Materials scientists from UC Santa Barbara uncover source of degradation in sodium batteries
View the complete news release at:https://www.news.ucsb.edu/2019/019555/toward-better-battery
(Santa Barbara, Calif.) — Batteries power our lives: we rely on them to keep our cell phones and laptops buzzing and our hybrid and electric cars on the road. But ever-increasing adoption of the most commonly used lithium-ion batteries may actually lead to increased cost and potential shortages of lithium — which is why sodium-ion batteries are being researched intensely as a possible replacement. They perform well, and sodium, an alkali metal closely related to lithium, is cheap and abundant.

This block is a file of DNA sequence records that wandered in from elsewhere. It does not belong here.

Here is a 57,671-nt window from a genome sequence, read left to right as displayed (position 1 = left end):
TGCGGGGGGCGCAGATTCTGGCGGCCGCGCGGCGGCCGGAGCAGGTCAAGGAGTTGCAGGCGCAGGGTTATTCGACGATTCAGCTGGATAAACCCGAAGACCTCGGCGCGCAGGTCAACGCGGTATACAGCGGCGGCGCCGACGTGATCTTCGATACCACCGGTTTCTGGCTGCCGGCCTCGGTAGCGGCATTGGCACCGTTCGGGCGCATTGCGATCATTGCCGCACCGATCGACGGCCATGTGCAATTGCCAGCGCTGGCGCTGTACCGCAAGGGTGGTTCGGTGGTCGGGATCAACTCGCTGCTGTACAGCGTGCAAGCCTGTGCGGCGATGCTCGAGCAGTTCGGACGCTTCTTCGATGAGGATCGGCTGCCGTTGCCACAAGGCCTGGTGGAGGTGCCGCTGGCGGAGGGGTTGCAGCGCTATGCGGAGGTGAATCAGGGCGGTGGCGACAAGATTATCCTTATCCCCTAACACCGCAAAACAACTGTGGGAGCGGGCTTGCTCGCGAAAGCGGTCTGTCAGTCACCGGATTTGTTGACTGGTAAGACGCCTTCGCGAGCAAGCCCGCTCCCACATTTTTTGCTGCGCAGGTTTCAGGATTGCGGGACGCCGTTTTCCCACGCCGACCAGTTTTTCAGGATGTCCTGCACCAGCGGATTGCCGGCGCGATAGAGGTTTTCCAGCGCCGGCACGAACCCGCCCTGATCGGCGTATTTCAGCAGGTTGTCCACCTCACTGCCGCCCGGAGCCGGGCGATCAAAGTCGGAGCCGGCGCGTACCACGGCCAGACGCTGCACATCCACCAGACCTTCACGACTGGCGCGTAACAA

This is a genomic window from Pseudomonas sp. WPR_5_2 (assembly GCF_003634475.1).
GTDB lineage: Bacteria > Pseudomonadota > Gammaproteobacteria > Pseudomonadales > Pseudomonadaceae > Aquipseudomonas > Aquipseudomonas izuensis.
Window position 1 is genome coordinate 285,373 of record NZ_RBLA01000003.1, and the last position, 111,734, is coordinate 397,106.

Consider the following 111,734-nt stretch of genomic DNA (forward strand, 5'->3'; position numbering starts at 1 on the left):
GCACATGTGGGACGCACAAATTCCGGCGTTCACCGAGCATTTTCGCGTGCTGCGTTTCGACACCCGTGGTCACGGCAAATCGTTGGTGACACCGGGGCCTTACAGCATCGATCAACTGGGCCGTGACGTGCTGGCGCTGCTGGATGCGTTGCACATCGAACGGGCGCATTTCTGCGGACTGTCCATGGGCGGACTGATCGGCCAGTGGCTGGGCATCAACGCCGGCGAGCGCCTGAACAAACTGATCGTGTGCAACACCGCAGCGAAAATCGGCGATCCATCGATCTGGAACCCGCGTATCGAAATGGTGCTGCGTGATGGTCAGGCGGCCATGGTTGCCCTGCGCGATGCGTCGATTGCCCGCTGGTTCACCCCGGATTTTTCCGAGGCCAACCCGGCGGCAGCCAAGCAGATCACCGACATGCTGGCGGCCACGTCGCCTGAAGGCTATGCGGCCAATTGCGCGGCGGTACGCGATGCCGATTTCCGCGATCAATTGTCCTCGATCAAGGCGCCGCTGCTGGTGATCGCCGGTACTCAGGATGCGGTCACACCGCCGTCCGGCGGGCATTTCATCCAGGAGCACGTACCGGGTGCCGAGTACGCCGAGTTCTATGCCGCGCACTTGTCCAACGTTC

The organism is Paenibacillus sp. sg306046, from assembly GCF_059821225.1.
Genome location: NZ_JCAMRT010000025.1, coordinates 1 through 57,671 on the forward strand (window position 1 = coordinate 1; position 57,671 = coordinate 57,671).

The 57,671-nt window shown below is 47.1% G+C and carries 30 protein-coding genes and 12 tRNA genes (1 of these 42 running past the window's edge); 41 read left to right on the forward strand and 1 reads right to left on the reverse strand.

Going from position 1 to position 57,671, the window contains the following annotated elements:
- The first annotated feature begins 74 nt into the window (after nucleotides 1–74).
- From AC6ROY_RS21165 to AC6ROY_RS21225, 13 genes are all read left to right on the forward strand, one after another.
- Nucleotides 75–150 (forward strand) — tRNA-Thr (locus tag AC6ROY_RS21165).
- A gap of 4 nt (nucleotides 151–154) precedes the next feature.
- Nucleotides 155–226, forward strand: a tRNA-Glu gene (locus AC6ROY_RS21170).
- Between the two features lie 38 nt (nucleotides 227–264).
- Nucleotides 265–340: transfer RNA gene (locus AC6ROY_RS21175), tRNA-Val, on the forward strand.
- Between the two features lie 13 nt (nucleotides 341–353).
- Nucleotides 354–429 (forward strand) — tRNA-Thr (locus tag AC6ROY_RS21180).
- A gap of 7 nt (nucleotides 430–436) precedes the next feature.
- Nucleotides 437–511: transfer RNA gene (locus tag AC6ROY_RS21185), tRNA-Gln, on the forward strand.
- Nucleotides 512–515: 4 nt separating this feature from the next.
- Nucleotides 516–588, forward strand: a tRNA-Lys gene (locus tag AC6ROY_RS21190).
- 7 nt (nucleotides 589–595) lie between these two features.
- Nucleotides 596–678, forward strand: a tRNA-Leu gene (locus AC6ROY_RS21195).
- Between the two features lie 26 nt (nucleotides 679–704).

The challenge? Sodium-ion batteries have shorter lifetimes than their lithium-based siblings.
Now, UC Santa Barbara computational materials scientist Chris Van de Walle and colleagues have uncovered a reason for this loss of capacity in sodium batteries: the unintended presence of hydrogen, which leads to degradation of the battery electrode. Van de Walle and co-authors Zhen Zhu and Hartwin Peelaerspublishedtheir findings in the journal Chemistry of Material